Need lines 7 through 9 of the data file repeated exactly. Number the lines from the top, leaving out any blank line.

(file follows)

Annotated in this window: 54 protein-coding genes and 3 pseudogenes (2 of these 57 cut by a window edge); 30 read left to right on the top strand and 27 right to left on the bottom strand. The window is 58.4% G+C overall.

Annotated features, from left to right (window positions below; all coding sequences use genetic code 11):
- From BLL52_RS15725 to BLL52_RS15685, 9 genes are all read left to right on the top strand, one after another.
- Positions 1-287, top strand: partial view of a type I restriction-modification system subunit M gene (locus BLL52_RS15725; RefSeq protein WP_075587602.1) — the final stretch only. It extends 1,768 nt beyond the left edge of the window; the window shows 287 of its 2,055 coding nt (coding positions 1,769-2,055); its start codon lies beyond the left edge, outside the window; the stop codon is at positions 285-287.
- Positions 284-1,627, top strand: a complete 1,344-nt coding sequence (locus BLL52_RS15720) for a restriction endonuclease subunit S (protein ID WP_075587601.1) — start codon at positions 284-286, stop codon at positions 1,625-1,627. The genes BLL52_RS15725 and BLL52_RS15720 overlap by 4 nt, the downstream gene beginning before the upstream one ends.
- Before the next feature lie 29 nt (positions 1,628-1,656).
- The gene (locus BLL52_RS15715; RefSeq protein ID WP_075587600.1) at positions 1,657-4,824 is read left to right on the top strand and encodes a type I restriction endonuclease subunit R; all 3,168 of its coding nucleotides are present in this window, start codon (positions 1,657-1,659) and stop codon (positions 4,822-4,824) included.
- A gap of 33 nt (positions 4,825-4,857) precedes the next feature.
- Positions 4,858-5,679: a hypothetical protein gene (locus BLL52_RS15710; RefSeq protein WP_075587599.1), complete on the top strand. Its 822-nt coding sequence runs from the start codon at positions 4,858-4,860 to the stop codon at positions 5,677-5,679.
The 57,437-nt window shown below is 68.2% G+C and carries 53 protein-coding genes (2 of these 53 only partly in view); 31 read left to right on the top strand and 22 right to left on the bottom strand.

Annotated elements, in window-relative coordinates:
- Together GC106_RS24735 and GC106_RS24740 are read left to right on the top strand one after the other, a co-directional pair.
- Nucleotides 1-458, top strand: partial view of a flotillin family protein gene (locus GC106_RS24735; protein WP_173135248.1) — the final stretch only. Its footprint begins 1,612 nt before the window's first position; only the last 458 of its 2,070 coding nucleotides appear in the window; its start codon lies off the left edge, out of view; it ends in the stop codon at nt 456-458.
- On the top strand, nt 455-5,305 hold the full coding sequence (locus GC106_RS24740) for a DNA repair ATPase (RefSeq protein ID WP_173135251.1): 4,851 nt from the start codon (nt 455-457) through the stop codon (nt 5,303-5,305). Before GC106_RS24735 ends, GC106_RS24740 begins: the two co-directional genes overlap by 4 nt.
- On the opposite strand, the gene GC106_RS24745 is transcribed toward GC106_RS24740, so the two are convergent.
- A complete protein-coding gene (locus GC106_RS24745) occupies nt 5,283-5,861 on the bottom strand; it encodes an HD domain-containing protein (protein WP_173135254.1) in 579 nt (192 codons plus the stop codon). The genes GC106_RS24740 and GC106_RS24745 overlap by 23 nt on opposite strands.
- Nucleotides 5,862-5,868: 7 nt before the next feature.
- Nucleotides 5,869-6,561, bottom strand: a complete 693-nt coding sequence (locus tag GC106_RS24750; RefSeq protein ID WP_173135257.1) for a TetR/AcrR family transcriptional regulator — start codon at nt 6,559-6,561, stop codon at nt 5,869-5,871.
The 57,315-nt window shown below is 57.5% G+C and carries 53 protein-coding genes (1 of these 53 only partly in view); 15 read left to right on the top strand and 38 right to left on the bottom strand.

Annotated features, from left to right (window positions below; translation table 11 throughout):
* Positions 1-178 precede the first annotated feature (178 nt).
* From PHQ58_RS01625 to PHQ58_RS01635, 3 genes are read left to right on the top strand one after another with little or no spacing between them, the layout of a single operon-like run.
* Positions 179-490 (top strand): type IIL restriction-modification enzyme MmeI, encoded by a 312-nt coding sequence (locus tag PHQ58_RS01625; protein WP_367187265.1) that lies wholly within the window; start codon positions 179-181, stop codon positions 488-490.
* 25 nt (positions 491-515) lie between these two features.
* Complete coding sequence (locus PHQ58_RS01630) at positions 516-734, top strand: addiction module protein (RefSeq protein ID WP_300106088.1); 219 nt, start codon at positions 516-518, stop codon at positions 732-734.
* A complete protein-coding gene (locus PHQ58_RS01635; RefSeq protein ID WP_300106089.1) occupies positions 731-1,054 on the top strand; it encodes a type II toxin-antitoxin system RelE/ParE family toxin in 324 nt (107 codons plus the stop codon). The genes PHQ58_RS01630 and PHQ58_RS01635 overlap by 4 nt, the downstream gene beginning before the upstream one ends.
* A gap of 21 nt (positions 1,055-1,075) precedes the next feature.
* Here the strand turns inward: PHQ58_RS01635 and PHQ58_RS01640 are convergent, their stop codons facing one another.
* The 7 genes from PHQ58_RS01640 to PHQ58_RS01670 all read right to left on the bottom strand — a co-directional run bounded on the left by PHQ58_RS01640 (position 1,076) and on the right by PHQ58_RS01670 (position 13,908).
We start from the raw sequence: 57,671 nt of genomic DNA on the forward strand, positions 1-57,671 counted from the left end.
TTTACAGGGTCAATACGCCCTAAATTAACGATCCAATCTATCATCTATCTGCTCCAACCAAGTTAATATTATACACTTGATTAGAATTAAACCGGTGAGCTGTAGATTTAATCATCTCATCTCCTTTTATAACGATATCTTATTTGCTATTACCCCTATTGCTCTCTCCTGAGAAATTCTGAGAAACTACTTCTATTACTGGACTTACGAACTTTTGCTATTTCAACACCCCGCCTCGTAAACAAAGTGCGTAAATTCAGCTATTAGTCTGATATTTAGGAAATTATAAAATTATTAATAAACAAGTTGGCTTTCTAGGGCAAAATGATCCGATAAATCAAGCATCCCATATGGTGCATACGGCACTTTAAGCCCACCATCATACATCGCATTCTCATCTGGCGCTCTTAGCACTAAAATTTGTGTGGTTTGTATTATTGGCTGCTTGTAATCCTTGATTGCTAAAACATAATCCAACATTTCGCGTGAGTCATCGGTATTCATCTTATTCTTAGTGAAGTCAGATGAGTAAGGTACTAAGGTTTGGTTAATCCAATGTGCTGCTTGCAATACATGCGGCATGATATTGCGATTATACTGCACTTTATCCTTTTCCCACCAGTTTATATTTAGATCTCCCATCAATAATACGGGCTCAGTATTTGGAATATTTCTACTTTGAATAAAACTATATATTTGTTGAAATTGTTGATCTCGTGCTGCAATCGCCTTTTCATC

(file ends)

- The gene (locus BLL52_RS15715; RefSeq protein ID WP_075587600.1) at positions 1,657-4,824 is read left to right on the top strand and encodes a type I restriction endonuclease subunit R; all 3,168 of its coding nucleotides are present in this window, start codon (positions 1,657-1,659) and stop codon (positions 4,822-4,824) included.
- A gap of 33 nt (positions 4,825-4,857) precedes the next feature.
- Positions 4,858-5,679: a hypothetical protein gene (locus BLL52_RS15710; RefSeq protein WP_075587599.1), complete on the top strand. Its 822-nt coding sequence runs from the start codon at positions 4,858-4,860 to the stop codon at positions 5,677-5,679.